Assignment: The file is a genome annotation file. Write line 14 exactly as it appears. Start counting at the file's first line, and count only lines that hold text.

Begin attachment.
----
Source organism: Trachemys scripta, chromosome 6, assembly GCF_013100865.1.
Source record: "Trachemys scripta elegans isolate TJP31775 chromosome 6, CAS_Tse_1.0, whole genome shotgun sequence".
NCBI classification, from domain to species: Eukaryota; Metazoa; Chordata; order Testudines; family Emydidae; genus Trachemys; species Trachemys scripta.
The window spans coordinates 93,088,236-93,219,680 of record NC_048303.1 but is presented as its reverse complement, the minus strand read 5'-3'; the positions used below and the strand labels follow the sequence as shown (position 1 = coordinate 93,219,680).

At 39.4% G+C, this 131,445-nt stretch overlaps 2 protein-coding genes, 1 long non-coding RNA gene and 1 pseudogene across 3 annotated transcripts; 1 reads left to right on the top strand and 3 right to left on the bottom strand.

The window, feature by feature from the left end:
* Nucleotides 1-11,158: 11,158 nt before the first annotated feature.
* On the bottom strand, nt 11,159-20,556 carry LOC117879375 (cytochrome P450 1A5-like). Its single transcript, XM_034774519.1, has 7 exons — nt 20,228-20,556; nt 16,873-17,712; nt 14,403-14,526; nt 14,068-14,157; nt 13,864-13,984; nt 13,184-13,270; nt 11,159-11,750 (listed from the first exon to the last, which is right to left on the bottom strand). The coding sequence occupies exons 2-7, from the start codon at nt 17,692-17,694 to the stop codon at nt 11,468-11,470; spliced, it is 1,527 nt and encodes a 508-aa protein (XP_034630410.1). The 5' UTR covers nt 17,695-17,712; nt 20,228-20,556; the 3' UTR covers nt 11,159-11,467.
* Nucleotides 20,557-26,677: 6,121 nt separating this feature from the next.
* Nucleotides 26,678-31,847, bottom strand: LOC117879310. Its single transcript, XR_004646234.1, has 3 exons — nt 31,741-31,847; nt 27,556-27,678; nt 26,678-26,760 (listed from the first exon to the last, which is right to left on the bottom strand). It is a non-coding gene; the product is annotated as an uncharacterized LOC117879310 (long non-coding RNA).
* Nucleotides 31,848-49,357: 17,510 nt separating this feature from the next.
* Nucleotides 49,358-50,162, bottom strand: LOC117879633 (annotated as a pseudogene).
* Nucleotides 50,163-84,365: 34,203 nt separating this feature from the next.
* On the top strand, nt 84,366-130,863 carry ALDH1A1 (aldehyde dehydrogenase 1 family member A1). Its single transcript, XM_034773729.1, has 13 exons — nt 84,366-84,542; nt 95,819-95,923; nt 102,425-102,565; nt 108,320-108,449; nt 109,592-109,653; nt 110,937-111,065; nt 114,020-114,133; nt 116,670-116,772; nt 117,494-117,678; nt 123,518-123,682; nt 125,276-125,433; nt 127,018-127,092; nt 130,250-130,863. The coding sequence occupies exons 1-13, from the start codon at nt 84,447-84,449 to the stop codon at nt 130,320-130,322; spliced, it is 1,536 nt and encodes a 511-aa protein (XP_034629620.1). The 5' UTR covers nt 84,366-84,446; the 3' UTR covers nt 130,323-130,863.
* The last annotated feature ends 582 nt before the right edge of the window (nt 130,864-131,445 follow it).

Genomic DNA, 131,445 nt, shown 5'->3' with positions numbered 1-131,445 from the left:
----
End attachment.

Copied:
* On the top strand, nt 84,366-130,863 carry ALDH1A1 (aldehyde dehydrogenase 1 family member A1). Its single transcript, XM_034773729.1, has 13 exons — nt 84,366-84,542; nt 95,819-95,923; nt 102,425-102,565; nt 108,320-108,449; nt 109,592-109,653; nt 110,937-111,065; nt 114,020-114,133; nt 116,670-116,772; nt 117,494-117,678; nt 123,518-123,682; nt 125,276-125,433; nt 127,018-127,092; nt 130,250-130,863. The coding sequence occupies exons 1-13, from the start codon at nt 84,447-84,449 to the stop codon at nt 130,320-130,322; spliced, it is 1,536 nt and encodes a 511-aa protein (XP_034629620.1). The 5' UTR covers nt 84,366-84,446; the 3' UTR covers nt 130,323-130,863.